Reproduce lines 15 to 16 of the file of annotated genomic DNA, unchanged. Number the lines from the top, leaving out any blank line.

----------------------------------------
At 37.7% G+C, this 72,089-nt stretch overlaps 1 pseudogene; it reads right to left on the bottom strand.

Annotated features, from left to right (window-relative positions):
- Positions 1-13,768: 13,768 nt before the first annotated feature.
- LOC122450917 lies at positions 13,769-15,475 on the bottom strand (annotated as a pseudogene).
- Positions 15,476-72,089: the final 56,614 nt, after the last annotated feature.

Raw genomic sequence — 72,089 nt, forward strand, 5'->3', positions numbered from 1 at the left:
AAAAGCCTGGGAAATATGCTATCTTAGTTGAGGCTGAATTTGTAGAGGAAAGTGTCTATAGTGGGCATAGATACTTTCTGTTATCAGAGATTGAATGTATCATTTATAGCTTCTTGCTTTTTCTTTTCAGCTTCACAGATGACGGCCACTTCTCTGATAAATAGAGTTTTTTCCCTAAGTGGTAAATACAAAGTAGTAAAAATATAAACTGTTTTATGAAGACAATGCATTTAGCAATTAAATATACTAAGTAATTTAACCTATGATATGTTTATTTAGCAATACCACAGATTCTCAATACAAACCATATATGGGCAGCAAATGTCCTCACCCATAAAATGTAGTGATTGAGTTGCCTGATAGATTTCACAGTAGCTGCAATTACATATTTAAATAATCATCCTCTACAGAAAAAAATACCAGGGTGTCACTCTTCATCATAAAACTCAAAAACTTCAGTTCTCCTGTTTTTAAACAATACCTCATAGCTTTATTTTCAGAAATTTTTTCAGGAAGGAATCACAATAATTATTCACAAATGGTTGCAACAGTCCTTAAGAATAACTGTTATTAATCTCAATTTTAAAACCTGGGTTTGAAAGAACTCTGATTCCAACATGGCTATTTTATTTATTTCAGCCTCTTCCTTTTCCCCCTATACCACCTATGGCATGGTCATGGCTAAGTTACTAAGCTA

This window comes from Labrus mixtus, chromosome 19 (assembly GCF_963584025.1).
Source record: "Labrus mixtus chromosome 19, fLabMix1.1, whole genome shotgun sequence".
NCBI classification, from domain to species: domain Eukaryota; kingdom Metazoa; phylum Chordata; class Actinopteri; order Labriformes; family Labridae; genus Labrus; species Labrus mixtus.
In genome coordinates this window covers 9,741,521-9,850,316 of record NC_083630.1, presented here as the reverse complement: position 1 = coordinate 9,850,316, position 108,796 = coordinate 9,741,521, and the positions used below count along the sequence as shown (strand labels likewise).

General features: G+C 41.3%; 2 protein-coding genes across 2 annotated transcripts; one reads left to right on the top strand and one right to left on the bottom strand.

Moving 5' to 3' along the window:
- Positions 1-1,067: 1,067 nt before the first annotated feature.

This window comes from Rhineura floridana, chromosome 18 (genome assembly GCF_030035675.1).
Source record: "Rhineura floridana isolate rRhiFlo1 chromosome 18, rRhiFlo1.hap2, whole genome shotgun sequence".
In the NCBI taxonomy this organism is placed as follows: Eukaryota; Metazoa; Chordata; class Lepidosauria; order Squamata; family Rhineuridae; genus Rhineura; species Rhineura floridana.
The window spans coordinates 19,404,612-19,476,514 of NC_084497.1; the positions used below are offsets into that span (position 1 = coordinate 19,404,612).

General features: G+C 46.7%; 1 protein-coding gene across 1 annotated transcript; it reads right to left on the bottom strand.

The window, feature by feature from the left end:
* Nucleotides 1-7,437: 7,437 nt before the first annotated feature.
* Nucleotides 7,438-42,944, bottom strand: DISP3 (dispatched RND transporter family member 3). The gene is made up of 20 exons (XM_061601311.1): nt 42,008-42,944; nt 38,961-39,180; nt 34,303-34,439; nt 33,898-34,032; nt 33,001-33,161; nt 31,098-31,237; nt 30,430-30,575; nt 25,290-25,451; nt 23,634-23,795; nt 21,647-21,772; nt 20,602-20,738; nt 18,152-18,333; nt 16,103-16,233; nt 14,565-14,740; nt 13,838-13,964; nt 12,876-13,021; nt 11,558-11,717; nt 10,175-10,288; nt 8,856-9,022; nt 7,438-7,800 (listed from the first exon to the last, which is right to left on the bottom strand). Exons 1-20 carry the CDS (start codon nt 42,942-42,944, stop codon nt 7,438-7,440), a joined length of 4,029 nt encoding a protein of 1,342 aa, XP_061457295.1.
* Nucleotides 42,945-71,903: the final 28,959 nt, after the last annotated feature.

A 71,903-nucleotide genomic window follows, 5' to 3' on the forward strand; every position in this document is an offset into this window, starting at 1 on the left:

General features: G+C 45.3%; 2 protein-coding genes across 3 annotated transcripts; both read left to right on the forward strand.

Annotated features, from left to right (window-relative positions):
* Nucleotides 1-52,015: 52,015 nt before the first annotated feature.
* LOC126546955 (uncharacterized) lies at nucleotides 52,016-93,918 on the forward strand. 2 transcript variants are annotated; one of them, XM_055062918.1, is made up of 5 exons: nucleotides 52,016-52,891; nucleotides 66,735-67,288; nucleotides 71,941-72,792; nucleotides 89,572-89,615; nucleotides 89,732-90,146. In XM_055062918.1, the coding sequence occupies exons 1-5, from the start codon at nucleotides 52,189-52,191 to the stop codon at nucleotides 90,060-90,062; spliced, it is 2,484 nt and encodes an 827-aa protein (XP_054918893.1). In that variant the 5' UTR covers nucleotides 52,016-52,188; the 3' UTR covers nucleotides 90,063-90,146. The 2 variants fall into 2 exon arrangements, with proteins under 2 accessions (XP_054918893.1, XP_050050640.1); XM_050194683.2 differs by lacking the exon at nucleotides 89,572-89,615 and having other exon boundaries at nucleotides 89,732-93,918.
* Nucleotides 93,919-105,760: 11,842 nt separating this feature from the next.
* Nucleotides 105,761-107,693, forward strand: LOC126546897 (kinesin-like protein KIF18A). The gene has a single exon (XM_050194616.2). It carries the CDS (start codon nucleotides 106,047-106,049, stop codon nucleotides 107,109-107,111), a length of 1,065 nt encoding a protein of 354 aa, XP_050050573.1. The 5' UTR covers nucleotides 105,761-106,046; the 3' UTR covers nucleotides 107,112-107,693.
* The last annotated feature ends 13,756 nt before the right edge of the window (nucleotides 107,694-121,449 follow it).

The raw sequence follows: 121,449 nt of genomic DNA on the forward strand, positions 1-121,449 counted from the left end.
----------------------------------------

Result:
This window comes from Rhineura floridana, chromosome 18 (genome assembly GCF_030035675.1).
Source record: "Rhineura floridana isolate rRhiFlo1 chromosome 18, rRhiFlo1.hap2, whole genome shotgun sequence".